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Image by Patrick Hendry




I offer psychotherapy to adults (18+) who reside anywhere in North Carolina and Pennsylvania. In addition to the breadth of approaches I draw from in tailoring therapy sessions to individual needs, I am able to incorporate dream work, somatic/movement-based practices, and mindfulness training into the therapy process according to client needs. I work with clients experiencing concerns including:


  • Grief and loss

  • Self-esteem issues

  • Trauma

  • Anxiety and panic

  • Abuse 

  • Body image issues

  • Relationship concerns

  • Family of origin issues

  • Emotional aspects of chronic and terminal illness

  • End of life concerns

  • Racial identity concerns, including white fragility/white racial consciousness

  • LGBTQIA+ issues

  • Life transitions

  • Spiritual concerns

  • Pain for the world, i.e. despair regarding sociopolitical and environmental issues


Sessions with me are virtual. When we meet, you'll find that connection, subtle attention, intuition, and body awareness will be very present in our work, and we can use any therapy modality virtually. We’ll meet via a secure, HIPAA-compliant video platform that’s free and doesn’t require you to download anything.


To set yourself up for the best virtual therapy experience, I recommend using earbuds or headphones, choosing a laptop- or desktop-sized screen rather than a phone screen, preparing a comfortable and distraction-free space for your sessions, and turning off your phone or leaving it in another room. If you live with others, you can increase your privacy by placing a white noise machine outside your door or using your phone or tablet to generate white noise outside your door via a free white noise app.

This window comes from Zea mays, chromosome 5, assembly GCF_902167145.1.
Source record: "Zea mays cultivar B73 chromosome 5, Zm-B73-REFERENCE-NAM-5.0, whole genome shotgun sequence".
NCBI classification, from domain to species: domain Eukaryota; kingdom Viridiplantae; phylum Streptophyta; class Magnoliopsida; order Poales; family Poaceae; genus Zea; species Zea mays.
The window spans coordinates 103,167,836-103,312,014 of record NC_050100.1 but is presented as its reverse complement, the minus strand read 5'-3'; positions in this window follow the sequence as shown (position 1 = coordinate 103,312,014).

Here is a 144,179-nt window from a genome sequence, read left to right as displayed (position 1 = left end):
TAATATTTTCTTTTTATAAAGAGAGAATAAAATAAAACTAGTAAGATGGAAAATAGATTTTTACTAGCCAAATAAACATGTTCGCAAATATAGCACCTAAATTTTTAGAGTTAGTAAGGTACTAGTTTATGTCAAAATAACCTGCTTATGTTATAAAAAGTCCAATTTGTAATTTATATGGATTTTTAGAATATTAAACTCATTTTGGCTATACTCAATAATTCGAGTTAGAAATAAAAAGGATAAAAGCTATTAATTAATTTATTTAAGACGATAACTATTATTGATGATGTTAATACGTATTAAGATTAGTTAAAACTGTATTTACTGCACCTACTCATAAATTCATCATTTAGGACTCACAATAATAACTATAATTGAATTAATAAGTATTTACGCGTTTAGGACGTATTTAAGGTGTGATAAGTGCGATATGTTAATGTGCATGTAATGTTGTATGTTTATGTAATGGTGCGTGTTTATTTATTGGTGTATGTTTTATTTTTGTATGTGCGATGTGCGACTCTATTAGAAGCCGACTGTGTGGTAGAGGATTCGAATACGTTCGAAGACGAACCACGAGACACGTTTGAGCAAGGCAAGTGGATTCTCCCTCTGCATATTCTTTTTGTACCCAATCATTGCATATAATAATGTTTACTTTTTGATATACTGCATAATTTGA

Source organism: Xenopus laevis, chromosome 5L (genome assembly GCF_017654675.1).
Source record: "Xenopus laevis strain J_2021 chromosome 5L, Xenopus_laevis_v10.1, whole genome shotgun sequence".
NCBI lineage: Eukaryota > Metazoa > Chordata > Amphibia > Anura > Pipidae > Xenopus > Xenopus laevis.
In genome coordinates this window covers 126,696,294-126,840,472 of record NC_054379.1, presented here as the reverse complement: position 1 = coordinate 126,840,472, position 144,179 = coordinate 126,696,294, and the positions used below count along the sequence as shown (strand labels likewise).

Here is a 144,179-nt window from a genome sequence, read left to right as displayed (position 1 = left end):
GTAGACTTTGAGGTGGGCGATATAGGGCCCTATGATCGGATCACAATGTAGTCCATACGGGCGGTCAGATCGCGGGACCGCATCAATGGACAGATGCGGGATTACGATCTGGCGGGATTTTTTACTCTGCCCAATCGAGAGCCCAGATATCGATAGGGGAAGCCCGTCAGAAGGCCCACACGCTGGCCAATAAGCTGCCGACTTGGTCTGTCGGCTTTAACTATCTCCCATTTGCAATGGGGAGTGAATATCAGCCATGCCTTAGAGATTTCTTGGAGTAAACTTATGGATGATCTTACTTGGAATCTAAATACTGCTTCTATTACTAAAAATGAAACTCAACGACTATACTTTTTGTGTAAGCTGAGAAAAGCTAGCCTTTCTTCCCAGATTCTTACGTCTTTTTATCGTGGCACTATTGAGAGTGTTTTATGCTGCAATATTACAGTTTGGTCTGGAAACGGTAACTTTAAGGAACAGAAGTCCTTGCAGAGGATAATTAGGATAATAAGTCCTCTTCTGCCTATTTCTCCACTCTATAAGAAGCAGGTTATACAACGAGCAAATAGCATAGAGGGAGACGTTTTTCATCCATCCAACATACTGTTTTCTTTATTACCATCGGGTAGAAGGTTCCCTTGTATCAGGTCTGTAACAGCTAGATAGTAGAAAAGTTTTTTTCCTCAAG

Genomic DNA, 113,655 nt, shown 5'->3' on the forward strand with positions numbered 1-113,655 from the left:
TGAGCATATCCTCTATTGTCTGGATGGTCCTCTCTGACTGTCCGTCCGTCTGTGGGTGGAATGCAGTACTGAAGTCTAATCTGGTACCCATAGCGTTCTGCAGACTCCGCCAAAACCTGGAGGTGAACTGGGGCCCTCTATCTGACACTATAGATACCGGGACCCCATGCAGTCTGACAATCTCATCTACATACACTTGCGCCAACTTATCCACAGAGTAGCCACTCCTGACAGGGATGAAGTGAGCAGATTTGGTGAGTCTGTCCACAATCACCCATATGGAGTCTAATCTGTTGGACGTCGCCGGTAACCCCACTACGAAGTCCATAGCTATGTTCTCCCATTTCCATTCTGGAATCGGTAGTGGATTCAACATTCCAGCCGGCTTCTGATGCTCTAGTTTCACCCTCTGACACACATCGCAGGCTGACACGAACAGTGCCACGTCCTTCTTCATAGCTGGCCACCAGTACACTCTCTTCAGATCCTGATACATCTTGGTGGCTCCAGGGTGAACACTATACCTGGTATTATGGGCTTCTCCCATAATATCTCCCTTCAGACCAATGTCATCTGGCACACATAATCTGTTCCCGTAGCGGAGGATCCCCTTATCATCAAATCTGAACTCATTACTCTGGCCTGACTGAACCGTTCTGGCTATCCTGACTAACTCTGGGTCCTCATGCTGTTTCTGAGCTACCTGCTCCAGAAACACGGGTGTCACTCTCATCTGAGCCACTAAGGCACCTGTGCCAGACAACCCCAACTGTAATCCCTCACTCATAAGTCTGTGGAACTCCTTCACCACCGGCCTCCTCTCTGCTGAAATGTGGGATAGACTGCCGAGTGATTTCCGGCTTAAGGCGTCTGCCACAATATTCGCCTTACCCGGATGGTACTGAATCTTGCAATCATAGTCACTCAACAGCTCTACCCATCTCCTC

EMDR, or Eye Movement Desensitization and Reprocessing, is categorized as an “A” level treatment for trauma and PTSD by the World Health Organization. Studies show that it can also be effective for phobias, anxiety, and grief, among other struggles. I can offer EMDR as part of ongoing psychotherapy or as a standalone treatment. If you're interested in EMDR, I’ll help you determine whether you will be able to begin it right away, or whether we'll need to engage in some initial psychotherapy before beginning EMDR. I have completed EMDR training with an EMDRIA-approved training program. I conduct EMDR virtually via a secure, HIPAA-compliant video platform.


I provide consultation services to those wishing to develop ritual practices to support the work of grieving personal, political, and/or ecological losses. I also offer consultation to those seeking to bring deeper awareness and intentionality to their relationships with nature and place. 



New groups and workshops will be advertised on this website as they become available. Past themes have included: 

  • oppression and mental health

  • mental wellness and the menstrual cycle

  • rediscovering the body as part of nature

  • self-care for activists and organizers









I reserve a portion of my practice for sliding scale clients. Those who are able to pay my full fee are directly supporting those with more limited resources to access therapy with me via sliding scale rates. My sliding scale is income-based, and slots are limited.